Monday, August 29, 2016

What is adult day care and what services are available?

Adult Day Care Centers are intended to provide care and companionship for adults who need assistance or supervision. These programs provide caregivers and family members a temporary rest from caregiving, while the senior adult receives care in a safe environment. The senior adult benefits from staying in the community, structure to his or her daily activities, and social interaction. Placing the senior adult in a day care center allows the caregiver or family member to go to work, run errands, or just relax while their loved one is safe.

            Generally, there are two different types of Adult Day Care Centers: adult social day care and adult day health care. Adult social day care provides a social outlet for the senior and offers activities, meals, recreation, and some health-related services. Social activities can include crafts, cooking, exercise, field trips, and games. Adult day health care offers intensive health, therapeutic, and social services for adults who otherwise may need institutionalized care. Adult day care services can also include counseling, education, physical therapy, medication management, assistance with eating, toileting, and/or walking, and transportation services.

            The cost of day care services vary depending on location, the services offered, and other factors. However, adult day care services are often less expensive than hiring a home health nurse or placing the senior in a facility and day care could be a good option for families to consider. To explore Adult Day Care Centers in Virginia, the Virginia Department of Social Services maintains an online search database that can be found here:

Written by Heather W. Winter, Esquire

Thursday, August 18, 2016

What should I do after a loved one has passed away?

When a loved one passes away, it is an emotional and difficult time. The last thing someone wants to think about are the practical steps that need to be taken care of during this time of grieving. Some practical steps family members and/or friends may want to take during this time include:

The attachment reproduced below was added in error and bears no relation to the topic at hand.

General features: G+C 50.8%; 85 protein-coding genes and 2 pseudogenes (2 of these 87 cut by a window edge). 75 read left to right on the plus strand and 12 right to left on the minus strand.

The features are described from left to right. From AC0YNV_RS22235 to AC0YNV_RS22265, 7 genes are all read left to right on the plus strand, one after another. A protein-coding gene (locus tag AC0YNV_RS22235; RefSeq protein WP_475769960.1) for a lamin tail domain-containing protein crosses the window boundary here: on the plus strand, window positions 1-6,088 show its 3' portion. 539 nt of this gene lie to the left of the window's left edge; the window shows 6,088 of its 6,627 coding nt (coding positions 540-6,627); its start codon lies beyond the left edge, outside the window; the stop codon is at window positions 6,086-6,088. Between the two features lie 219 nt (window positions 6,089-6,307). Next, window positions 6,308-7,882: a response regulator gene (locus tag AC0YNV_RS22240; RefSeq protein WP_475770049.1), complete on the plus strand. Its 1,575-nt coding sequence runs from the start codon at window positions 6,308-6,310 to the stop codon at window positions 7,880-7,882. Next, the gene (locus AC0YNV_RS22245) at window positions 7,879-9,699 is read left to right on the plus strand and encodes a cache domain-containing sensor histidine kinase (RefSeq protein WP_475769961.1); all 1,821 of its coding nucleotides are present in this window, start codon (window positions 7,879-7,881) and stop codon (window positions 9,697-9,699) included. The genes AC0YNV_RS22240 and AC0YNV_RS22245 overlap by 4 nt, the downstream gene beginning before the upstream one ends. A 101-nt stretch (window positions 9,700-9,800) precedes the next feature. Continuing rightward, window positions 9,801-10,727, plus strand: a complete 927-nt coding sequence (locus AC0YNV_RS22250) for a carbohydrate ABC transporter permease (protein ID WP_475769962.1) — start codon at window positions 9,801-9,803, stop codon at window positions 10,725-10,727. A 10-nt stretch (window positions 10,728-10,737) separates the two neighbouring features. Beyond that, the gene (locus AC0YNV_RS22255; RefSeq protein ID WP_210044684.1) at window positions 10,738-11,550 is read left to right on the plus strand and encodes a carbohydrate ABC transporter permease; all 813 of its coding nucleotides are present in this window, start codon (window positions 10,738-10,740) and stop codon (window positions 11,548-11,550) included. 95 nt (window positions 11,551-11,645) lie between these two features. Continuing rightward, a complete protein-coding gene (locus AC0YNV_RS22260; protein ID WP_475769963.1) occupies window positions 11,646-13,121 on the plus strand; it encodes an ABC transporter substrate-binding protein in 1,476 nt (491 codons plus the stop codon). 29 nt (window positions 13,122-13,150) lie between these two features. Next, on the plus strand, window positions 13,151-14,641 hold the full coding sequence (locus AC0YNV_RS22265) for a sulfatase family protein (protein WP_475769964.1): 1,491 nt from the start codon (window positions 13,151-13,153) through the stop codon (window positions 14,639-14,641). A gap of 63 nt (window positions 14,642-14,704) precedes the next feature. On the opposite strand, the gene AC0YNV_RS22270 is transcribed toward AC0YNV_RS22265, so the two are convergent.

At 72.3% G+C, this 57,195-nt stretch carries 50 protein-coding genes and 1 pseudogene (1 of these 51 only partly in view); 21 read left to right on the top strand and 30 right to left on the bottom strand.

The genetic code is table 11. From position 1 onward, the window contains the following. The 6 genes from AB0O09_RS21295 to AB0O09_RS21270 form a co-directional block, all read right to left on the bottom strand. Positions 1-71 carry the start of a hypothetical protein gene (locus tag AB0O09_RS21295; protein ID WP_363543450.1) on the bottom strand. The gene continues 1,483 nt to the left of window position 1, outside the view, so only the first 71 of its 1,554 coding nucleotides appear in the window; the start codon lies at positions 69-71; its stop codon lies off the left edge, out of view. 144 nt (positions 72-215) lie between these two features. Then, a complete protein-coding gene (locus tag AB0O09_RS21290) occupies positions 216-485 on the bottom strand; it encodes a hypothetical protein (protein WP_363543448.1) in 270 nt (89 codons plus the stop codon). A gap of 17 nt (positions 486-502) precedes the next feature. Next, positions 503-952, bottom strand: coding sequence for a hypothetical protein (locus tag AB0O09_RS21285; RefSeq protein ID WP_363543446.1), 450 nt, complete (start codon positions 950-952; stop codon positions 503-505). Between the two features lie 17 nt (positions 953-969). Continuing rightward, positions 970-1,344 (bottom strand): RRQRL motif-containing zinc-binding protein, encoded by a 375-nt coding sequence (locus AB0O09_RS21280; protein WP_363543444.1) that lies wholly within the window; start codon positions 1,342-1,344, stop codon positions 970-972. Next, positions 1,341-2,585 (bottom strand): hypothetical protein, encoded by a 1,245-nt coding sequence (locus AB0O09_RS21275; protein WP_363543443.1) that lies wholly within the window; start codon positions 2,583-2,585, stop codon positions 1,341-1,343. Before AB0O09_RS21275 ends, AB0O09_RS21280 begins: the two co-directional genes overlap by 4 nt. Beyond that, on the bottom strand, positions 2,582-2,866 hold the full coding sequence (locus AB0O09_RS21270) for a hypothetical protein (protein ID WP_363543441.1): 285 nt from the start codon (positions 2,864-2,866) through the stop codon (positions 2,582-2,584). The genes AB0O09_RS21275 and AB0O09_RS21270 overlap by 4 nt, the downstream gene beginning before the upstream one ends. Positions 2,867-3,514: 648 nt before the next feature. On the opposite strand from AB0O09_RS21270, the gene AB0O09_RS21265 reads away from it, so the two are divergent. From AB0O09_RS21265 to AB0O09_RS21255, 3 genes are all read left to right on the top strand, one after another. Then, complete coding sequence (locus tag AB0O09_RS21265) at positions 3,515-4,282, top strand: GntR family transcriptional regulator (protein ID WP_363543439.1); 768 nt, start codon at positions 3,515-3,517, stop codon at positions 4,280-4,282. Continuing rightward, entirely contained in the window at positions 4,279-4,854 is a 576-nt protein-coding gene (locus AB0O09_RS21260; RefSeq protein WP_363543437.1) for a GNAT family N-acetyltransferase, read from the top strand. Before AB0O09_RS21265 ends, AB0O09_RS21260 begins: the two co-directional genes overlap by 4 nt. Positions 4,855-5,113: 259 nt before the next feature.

1. Request copies of the death certificate through the funeral home, mortuary or the state’s vital records office.
2.      Locate important papers, such as the decedent’s legal documents, financial records and information. 

3.      Notify any bank or credit unions where the decedent did business, any brokerage firms, and life insurance companies where the decedent maintained life insurance. Find out whether these assets had named beneficiaries or were payable on death. 

4.      Notify Social Security Administration, Department of Veteran’s Affairs (if the deceased was a veteran), Medicare/Medicaid (if applicable) and similar agencies.

5.      Start the probate process, if probate is necessary to administer the estate.

6.      The personal representative should collect the decedent’s assets that are part of the probate estate and follow the state’s laws of administration of the estate. 

7.      Safeguard the decedent’s home and vehicle(s) and protect valuables, including checking on insurance coverage for the estate or heirs for any real estate, vehicle(s) and specifically insured items. 

8.      Forward the decedent’s mail at the post office.
9.      Cancel utilities and other services when appropriate and request final bills.
Written by Heather W. Winter, Esquire